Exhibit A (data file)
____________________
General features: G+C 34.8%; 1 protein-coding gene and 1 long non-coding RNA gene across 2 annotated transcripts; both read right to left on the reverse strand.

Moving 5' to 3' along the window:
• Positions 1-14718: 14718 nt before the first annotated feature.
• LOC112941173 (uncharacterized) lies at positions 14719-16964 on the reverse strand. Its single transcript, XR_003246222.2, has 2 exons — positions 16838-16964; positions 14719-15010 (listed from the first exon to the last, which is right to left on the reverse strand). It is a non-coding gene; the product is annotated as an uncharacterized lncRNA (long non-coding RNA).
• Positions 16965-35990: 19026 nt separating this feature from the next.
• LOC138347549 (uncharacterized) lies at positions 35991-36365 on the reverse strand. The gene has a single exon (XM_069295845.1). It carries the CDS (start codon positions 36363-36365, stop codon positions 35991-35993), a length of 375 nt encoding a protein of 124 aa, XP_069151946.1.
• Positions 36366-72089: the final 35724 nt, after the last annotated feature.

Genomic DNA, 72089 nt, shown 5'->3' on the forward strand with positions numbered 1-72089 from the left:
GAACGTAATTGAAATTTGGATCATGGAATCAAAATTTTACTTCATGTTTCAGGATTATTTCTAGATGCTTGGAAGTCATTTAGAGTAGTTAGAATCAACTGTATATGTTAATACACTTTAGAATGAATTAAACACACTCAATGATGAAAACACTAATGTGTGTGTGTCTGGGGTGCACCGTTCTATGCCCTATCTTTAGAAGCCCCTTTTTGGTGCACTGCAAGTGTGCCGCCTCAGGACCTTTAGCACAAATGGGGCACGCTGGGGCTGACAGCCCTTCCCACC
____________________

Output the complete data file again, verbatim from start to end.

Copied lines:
General features: G+C 34.8%; 1 protein-coding gene and 1 long non-coding RNA gene across 2 annotated transcripts; both read right to left on the reverse strand.

Moving 5' to 3' along the window:
• Positions 1-14718: 14718 nt before the first annotated feature.
• LOC112941173 (uncharacterized) lies at positions 14719-16964 on the reverse strand. Its single transcript, XR_003246222.2, has 2 exons — positions 16838-16964; positions 14719-15010 (listed from the first exon to the last, which is right to left on the reverse strand). It is a non-coding gene; the product is annotated as an uncharacterized lncRNA (long non-coding RNA).
• Positions 16965-35990: 19026 nt separating this feature from the next.
• LOC138347549 (uncharacterized) lies at positions 35991-36365 on the reverse strand. The gene has a single exon (XM_069295845.1). It carries the CDS (start codon positions 36363-36365, stop codon positions 35991-35993), a length of 375 nt encoding a protein of 124 aa, XP_069151946.1.
• Positions 36366-72089: the final 35724 nt, after the last annotated feature.

Genomic DNA, 72089 nt, shown 5'->3' on the forward strand with positions numbered 1-72089 from the left:
GAACGTAATTGAAATTTGGATCATGGAATCAAAATTTTACTTCATGTTTCAGGATTATTTCTAGATGCTTGGAAGTCATTTAGAGTAGTTAGAATCAACTGTATATGTTAATACACTTTAGAATGAATTAAACACACTCAATGATGAAAACACTAATGTGTGTGTGTCTGGGGTGCACCGTTCTATGCCCTATCTTTAGAAGCCCCTTTTTGGTGCACTGCAAGTGTGCCGCCTCAGGACCTTTAGCACAAATGGGGCACGCTGGGGCTGACAGCCCTTCCCACC